And it’s true: the experience of eating Bi-Rite’s Salted Caramel or Balsamic Strawberry is totally unlike that of Humphry Slocombe’s Harvey Milk & Honey or Secret Breakfast (bourbon ice cream with corn-flake cookie crumbles).
Meanwhile, a new organic ice cream base has recently joined the market that Straus pioneered. Three Twins, also based in Petaluma, has scoop shops in San Rafael, Napa, and San Francisco, and it sells ice cream base that local shops can use to create their own products. (Neither Straus nor Three Twins sells ice cream base to retail customers.) Whereas Straus heats its base to 170 degrees Fahrenheit for 19 seconds, Three Twins slowly brings its base to the pasteurization point of 165 degrees, and holds it for about 30 minutes in a double-walled 550-gallon tanks. Founding twin Neal Gottlieb explains that using a slower batch process produces a deeper custard flavor.
The Three Twins recipe is similar, also comprised of organic cream, sugar, milk, and egg yolks, with a 14% butter fat content—but they also produce a low-sugar, almost-eggless base for a new shop called Smitten Ice Cream, which freezes its base with liquid nitrogen. Freezing ice cream to order with liquid nitrogen creates smaller ice crystals and a smoother texture, removing the need for egg.
Smitten owner Robyn Fisher developed the first prototype of her Kelvin Machine in 2009, and she pulled it around in a red wagon powered by a battery pack until she opened her shop last spring.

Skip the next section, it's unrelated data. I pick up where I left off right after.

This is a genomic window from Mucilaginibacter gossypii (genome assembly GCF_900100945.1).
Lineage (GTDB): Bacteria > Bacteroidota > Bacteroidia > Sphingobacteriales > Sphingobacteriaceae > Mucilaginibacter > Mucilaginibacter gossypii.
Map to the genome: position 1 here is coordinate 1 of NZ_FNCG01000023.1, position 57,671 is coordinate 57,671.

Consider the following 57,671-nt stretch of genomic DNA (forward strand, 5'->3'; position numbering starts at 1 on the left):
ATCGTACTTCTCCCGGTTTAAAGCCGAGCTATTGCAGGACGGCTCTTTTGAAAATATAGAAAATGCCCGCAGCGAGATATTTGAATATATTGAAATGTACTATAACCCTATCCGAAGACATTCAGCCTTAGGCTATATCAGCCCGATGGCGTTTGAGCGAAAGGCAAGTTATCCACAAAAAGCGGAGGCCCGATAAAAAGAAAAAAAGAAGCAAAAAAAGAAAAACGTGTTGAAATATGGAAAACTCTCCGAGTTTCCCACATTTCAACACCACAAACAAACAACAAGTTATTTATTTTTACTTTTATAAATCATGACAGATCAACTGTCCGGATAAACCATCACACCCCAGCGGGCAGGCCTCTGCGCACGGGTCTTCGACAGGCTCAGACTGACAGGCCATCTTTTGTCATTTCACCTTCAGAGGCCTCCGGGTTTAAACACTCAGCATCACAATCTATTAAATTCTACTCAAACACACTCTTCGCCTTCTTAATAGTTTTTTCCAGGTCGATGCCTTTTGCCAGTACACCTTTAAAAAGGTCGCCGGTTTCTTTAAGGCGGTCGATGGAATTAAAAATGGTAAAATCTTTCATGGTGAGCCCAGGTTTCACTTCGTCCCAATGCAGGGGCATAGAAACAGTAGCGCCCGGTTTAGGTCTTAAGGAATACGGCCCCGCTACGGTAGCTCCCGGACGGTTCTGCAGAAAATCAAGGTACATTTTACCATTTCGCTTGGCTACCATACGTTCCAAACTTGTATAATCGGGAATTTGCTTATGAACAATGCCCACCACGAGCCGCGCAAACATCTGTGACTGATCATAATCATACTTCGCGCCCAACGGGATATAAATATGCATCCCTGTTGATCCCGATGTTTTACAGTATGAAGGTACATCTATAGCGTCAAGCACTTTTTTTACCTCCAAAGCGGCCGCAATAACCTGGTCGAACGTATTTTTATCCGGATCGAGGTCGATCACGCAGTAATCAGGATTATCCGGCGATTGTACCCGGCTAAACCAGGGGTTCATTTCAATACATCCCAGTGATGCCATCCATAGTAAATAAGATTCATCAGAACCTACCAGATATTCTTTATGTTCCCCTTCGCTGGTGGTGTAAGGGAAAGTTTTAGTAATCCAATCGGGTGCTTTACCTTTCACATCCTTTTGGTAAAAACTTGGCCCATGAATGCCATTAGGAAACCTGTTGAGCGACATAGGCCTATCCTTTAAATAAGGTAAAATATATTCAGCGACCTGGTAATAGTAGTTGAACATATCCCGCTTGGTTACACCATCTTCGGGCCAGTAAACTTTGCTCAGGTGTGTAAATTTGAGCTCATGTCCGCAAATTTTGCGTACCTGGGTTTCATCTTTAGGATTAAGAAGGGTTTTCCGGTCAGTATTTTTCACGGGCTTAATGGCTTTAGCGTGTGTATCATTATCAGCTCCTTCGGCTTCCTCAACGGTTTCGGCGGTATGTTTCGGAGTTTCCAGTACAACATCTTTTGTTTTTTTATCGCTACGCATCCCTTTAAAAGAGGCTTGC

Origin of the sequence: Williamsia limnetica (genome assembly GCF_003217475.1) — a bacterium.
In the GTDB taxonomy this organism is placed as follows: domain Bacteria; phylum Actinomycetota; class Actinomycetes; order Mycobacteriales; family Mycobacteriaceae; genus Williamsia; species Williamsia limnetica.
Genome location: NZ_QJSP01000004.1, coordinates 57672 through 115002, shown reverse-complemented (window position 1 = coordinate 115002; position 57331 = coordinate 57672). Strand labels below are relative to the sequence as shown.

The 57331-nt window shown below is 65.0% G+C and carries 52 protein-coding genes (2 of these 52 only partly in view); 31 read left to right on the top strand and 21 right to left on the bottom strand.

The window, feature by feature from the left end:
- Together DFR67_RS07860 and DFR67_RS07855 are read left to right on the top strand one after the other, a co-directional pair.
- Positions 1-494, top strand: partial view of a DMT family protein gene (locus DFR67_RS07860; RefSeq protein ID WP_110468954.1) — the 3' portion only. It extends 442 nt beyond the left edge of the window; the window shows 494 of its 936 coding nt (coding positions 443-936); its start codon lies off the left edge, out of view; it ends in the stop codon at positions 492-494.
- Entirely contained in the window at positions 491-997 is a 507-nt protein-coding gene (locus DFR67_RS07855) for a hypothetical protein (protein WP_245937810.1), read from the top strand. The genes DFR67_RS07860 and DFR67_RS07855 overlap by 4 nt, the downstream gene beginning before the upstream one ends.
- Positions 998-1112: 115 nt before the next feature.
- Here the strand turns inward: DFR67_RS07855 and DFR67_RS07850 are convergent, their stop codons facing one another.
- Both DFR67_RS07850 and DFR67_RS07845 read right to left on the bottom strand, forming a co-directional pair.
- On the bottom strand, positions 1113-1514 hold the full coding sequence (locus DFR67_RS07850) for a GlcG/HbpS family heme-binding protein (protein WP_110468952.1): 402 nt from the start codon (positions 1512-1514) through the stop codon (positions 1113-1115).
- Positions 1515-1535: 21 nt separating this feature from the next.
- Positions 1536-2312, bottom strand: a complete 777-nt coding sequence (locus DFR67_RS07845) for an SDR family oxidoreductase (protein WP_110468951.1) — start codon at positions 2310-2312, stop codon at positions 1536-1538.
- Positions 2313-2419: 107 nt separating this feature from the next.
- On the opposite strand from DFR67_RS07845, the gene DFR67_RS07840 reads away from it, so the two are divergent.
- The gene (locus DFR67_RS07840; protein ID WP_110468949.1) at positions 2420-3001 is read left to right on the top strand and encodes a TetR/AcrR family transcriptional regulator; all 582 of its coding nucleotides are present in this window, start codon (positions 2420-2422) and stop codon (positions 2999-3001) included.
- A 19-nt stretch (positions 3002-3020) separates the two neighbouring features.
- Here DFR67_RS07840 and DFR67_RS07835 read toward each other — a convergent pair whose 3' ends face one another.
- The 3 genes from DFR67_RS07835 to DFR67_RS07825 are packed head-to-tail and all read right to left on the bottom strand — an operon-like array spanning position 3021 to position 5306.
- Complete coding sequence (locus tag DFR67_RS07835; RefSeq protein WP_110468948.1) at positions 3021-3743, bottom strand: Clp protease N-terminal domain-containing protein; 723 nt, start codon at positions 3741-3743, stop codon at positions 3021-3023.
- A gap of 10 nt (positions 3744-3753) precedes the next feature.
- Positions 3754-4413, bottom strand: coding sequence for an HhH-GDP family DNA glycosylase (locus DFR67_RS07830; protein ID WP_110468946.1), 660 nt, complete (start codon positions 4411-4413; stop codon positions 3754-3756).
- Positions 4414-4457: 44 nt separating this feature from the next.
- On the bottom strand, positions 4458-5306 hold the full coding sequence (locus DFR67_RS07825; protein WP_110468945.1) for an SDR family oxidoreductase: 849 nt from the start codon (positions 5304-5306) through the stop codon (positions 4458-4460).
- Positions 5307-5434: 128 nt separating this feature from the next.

Watching the machine swirl with vapor in the window, you can see the same organic ingredients that Jefferson would have used, transformed by a technique far removed from the open fire and ice-bucket called for in his recipe. I like to imagine Jefferson sitting in a swivel chair (which he invented), admiring the fine crystallization of a nitrogen-cooled ice cream cone. I think he would have liked it. The more ice cream changes, the more it stays the same.
***Active Ingredient recipe***
Here is Thomas Jefferson’s handwritten recipe for ice cream, currently housed at the Library of Congress, with a transcription below. Jefferson might not have thought of his creation as a "ice cream base," but it is essentially that.
2 bottles of good cream
6 yolks of eggs
1/2 lb. sugar
Mix the yolks & sugar
Put the cream on a fire in a casserole, first putting in a stick of Vanilla. When near boiling take it off & pour it gently into the mixture of eggs & sugar. Stir it well. Put it on the fire again stirring it thoroughly with a spoon to prevent it’s sticking to the casserole. When near boiling take it off and strain it thro' a towel.
Put it in the Sabottiere then set it in ice an hour before it is to be served. Put into the ice a handful of salt. Put ice all around the Sabottiere i.e. a layer of ice a layer of salt for three layers. Put salt on the coverlid of the Sabotiere & cover the whole with ice. Leave it still half a quarter of an hour. Then turn the Sabottiere in the ice 10 minutes. Open it to loosen with a spatula the ice from the inner sides of the Sabotiere. Shut it & replace it in the ice. Open it from time to time to detach the ice from the sides. When well taken (prise) stir it well with the Spatula.
Put it in moulds, justling it well down on the knee. Then put the mould into the same bucket of ice. Leave it there to the moment of serving it. To withdraw it, immerse the mould in warm water, turning it well till it will come out & turn it into a plate.